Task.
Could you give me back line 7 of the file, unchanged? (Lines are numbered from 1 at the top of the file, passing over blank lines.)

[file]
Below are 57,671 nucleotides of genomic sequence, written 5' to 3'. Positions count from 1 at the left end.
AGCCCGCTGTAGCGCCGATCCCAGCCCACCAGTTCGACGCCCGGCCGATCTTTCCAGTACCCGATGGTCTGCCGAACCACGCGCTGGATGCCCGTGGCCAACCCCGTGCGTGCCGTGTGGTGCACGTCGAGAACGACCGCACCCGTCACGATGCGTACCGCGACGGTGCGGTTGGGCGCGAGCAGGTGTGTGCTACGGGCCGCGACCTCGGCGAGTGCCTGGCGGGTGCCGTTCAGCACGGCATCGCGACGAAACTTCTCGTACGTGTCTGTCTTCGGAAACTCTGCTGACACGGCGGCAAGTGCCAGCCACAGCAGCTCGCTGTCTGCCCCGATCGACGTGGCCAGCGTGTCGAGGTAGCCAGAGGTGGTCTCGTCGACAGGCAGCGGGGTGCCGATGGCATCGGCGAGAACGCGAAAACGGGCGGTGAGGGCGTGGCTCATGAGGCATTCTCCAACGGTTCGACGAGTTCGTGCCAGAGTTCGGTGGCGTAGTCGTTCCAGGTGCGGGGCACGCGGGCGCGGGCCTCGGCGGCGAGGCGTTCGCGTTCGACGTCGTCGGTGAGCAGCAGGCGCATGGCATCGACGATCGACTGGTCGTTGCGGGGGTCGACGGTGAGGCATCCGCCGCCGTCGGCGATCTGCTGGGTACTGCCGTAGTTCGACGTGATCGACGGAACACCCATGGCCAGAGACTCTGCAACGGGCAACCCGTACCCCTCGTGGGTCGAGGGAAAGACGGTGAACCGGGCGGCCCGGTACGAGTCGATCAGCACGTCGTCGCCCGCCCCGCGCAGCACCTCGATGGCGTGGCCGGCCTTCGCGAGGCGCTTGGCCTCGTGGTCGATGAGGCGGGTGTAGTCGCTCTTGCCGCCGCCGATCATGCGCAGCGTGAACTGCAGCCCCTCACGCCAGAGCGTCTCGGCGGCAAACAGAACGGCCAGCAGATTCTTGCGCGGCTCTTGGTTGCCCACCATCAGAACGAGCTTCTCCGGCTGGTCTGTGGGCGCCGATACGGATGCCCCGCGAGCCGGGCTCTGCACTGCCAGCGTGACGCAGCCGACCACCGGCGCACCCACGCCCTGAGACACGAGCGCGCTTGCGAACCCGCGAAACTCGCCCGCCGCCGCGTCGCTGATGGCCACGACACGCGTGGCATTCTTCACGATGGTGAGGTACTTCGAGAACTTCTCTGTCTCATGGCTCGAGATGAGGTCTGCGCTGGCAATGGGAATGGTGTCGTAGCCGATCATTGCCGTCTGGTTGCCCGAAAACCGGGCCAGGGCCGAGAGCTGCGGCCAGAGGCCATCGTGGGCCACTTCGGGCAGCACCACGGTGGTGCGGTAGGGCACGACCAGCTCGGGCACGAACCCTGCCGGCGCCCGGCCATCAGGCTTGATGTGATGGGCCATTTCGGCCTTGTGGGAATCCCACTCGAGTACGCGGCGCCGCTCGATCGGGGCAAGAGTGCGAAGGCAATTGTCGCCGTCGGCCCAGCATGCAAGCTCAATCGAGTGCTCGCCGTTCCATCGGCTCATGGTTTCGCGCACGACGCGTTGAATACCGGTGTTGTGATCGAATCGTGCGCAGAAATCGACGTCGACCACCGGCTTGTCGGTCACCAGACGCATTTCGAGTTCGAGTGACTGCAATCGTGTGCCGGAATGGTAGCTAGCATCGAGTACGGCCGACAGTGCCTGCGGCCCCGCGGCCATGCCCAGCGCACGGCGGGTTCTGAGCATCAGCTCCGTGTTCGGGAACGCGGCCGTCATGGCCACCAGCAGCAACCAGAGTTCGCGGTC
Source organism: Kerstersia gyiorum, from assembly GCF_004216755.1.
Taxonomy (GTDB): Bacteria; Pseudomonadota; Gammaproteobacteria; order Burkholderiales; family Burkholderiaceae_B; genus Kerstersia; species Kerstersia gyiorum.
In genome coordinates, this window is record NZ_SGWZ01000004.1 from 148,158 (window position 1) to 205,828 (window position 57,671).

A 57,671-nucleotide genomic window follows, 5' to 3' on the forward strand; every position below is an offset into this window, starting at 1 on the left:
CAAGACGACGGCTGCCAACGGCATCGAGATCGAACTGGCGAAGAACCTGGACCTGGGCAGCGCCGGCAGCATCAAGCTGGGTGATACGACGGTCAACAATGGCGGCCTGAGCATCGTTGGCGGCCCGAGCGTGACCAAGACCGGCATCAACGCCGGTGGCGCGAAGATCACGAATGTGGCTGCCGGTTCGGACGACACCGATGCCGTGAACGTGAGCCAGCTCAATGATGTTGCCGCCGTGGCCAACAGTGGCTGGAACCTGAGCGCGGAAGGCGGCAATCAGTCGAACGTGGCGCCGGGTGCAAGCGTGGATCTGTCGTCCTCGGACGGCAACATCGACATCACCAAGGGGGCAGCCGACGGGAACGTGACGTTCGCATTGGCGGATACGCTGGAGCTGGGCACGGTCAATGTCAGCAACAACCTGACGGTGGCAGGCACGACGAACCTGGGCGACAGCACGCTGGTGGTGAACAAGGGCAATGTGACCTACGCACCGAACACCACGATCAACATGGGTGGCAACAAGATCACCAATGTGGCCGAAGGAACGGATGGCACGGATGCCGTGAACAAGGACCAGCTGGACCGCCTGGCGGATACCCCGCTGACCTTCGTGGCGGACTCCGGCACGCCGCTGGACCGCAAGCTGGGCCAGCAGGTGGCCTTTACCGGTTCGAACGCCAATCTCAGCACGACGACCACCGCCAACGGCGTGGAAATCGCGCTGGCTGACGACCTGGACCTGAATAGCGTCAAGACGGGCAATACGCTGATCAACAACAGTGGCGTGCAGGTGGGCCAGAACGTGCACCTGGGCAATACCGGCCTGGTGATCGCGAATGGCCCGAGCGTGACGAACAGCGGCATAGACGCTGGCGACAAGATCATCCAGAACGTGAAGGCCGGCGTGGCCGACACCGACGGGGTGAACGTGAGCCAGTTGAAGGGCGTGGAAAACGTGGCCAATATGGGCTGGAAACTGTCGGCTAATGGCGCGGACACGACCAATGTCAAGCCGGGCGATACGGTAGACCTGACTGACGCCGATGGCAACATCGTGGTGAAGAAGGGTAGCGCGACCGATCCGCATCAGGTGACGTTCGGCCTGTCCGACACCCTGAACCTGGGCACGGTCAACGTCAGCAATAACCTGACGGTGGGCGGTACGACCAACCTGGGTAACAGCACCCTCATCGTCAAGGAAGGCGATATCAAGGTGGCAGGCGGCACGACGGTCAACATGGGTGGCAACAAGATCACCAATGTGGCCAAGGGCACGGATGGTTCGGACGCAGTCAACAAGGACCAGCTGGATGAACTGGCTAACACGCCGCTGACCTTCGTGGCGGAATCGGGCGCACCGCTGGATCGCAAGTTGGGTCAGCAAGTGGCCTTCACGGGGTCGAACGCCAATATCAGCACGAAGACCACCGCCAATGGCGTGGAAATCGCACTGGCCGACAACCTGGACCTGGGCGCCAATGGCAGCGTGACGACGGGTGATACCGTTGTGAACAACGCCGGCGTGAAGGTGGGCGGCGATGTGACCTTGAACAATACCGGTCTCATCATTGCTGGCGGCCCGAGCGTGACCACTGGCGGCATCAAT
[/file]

CAAGACGACGGCTGCCAACGGCATCGAGATCGAACTGGCGAAGAACCTGGACCTGGGCAGCGCCGGCAGCATCAAGCTGGGTGATACGACGGTCAACAATGGCGGCCTGAGCATCGTTGGCGGCCCGAGCGTGACCAAGACCGGCATCAACGCCGGTGGCGCGAAGATCACGAATGTGGCTGCCGGTTCGGACGACACCGATGCCGTGAACGTGAGCCAGCTCAATGATGTTGCCGCCGTGGCCAACAGTGGCTGGAACCTGAGCGCGGAAGGCGGCAATCAGTCGAACGTGGCGCCGGGTGCAAGCGTGGATCTGTCGTCCTCGGACGGCAACATCGACATCACCAAGGGGGCAGCCGACGGGAACGTGACGTTCGCATTGGCGGATACGCTGGAGCTGGGCACGGTCAATGTCAGCAACAACCTGACGGTGGCAGGCACGACGAACCTGGGCGACAGCACGCTGGTGGTGAACAAGGGCAATGTGACCTACGCACCGAACACCACGATCAACATGGGTGGCAACAAGATCACCAATGTGGCCGAAGGAACGGATGGCACGGATGCCGTGAACAAGGACCAGCTGGACCGCCTGGCGGATACCCCGCTGACCTTCGTGGCGGACTCCGGCACGCCGCTGGACCGCAAGCTGGGCCAGCAGGTGGCCTTTACCGGTTCGAACGCCAATCTCAGCACGACGACCACCGCCAACGGCGTGGAAATCGCGCTGGCTGACGACCTGGACCTGAATAGCGTCAAGACGGGCAATACGCTGATCAACAACAGTGGCGTGCAGGTGGGCCAGAACGTGCACCTGGGCAATACCGGCCTGGTGATCGCGAATGGCCCGAGCGTGACGAACAGCGGCATAGACGCTGGCGACAAGATCATCCAGAACGTGAAGGCCGGCGTGGCCGACACCGACGGGGTGAACGTGAGCCAGTTGAAGGGCGTGGAAAACGTGGCCAATATGGGCTGGAAACTGTCGGCTAATGGCGCGGACACGACCAATGTCAAGCCGGGCGATACGGTAGACCTGACTGACGCCGATGGCAACATCGTGGTGAAGAAGGGTAGCGCGACCGATCCGCATCAGGTGACGTTCGGCCTGTCCGACACCCTGAACCTGGGCACGGTCAACGTCAGCAATAACCTGACGGTGGGCGGTACGACCAACCTGGGTAACAGCACCCTCATCGTCAAGGAAGGCGATATCAAGGTGGCAGGCGGCACGACGGTCAACATGGGTGGCAACAAGATCACCAATGTGGCCAAGGGCACGGATGGTTCGGACGCAGTCAACAAGGACCAGCTGGATGAACTGGCTAACACGCCGCTGACCTTCGTGGCGGAATCGGGCGCACCGCTGGATCGCAAGTTGGGTCAGCAAGTGGCCTTCACGGGGTCGAACGCCAATATCAGCACGAAGACCACCGCCAATGGCGTGGAAATCGCACTGGCCGACAACCTGGACCTGGGCGCCAATGGCAGCGTGACGACGGGTGATACCGTTGTGAACAACGCCGGCGTGAAGGTGGGCGGCGATGTGACCTTGAACAATACCGGTCTCATCATTGCTGGCGGCCCGAGCGTGACCACTGGCGGCATCAAT